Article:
Natural Remedy for Varicose Veins: Horse Chestnut Tincture Recipe

Home/Natural Remedies/Natural Remedy for Varicose Veins: Horse Chestnut Tincture Recipe

Natural Remedy for Varicose Veins: Horse Chestnut Tincture Recipe

Do you have twisted and enlarged veins in your legs and ankles? I’ve started having these things appear on my legs in places that I know I have crossed my legs a lot in the past, and from the pressure of sitting the same way at the computer most days. I see them and am immediately like….GAH! I’m too young for this! Say it isn’t so! Tell me I don’t have these. But alas, the first signs of varicose veins have appeared on my legs.

So I was thinking yesterday…Cris stop trippin’. You know all about natural remedies, so I’m sure you can find a way to take care of these things the natural way.

So I did some sleuthing. Varicose veins aren’t usually serious, but I found out that they can sometimes lead to other problems and I’m sure you don’t want to have enlarged veins in your legs anyway….. ‘specially for us, chicas! How can we wear our skirts and bathing suits?! I’d like to know…

Anyway, these varicose veins occur when there are weakened valves and veins in our legs. Normally, one-way valves in the veins keep blood flowing from the legs up toward the heart. When these valves do not work as they should, blood collects in the legs, and pressure builds up. The veins become weak, large, and twisted. Varicose veins look dark blue, swollen, and twisted under the skin.

Non-surgical treatments include sclerotherapy, elastic stockings, elevating the legs, and exercise. So stay active peeps! The traditional surgical treatment has been vein stripping to remove the affected veins…… OUCH! Um…no thanks. I’ll stick with the natural remedies.

There are some great natural ways in preventing varicose veins. Horse Chestnut and Broom are the two most used traditional treatments for strengthening and toning the veins. Home remedies use topical astringents such as witch hazel, vinegar and lemon oil to reduce swelling and pain of varicose veins in feet and legs. For those who are suffering from twisted veins, you might want to check try horse chestnut.

Horse chestnut is valued in in herbal medicine for its ability to tone and strength veins and capillaries. It contains aescin, which helps reduce cellulite, and nighttime leg cramps. You can add the following alcohol extract to creams, oils and lotions, or use witch hazel as a carrier for liniments.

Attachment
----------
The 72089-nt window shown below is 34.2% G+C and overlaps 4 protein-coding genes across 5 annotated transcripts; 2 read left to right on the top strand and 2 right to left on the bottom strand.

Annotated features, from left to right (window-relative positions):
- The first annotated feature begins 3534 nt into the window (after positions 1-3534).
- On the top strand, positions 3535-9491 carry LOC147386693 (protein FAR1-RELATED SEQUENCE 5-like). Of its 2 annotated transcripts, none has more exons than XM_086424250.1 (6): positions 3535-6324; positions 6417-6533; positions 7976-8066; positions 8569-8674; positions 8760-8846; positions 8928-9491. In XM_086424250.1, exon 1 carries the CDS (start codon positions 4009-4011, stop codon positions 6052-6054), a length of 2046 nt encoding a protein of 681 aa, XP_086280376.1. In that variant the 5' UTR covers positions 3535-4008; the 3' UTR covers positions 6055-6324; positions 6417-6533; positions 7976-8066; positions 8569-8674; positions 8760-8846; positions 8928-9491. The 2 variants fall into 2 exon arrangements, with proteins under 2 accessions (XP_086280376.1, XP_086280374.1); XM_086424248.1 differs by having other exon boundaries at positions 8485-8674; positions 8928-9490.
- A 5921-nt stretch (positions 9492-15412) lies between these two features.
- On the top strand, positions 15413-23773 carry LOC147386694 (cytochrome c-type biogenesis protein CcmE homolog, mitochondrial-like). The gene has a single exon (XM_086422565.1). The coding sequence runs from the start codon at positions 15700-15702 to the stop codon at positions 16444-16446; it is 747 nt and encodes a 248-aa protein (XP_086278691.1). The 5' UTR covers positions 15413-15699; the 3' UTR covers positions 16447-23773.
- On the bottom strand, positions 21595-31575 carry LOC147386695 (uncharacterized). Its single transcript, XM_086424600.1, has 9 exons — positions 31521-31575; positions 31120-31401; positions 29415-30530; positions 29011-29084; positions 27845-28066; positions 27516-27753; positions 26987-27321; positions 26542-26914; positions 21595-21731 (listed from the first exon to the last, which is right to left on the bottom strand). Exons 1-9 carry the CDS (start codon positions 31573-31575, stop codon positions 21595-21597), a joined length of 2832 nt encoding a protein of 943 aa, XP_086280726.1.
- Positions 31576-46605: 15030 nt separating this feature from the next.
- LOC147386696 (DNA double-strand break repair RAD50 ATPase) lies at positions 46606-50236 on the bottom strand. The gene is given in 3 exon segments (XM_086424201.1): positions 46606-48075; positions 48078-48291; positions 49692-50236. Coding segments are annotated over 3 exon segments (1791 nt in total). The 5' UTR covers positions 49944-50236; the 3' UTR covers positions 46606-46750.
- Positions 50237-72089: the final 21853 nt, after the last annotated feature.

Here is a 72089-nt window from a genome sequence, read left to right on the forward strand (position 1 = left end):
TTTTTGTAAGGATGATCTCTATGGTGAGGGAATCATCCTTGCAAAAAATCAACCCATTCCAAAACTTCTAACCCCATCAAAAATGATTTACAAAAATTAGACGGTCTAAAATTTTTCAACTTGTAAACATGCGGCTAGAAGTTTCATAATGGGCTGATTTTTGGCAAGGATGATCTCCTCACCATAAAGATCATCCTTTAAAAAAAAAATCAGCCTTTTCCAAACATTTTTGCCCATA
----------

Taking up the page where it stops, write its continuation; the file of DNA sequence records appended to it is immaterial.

You can purchase horse chestnut tinctures online here, or you can make your own at home!  Here’s the recipe:

varicose veins natural remedy.jpg

Horse Chestnut Remedy for Varicose Veins

Ingredients

Tincture Directions

The fresh nuts and leaves are easiest to work with, but dried nuts will work as well.

  1. Chop the nuts into the smallest possible pieces, and cover with vodka. An organic vodka is preferable.
  2. Let it hang out in a dark, cool place for about 4-6 weeks.

Once it’s done, you can add it to olive oil or coconut oil and massage over your trouble spots on a daily basis.

Have you tried this or another remedy for varicose veins? How did it work for you? Leave me a comment to let me know! And be sure to also check out all my other natural remedies here

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By | 2014-05-22T13:26:50+00:00 May 22nd, 2014|Natural Remedies|7 Comments

About the Author:

I'm a former sweet-tooth turned health-nut. After a difficult loss of a first pregnancy and having a second child with a heart condition, I became obsessed with health and wellness. I revamped our entire family's lifestyle, dropped seven pant sizes, and created a website where I could share our story and help support people wanting to make small changes day by day in order to live well. I also support my family by the work that I do here through advertising content, affiliates, and partnership/consultant links within content. When you click and/or order, it puts food on our table. Thanks for all your support, and may you live well and thrive!

7 Comments

  1. Jenn October 6, 2015 at 1:55 am - Reply

    I am very excited to try this horse chestnut remedy for varicose veins. One question…you don’t say how much vodka to use. Is it just enough to cover the chopped nuts?
    And then what is the ratio to the carrier oil you mis it with later?
    Thank you so much! Can’t wait to try this!!!

    • veronica October 17, 2016 at 11:20 am - Reply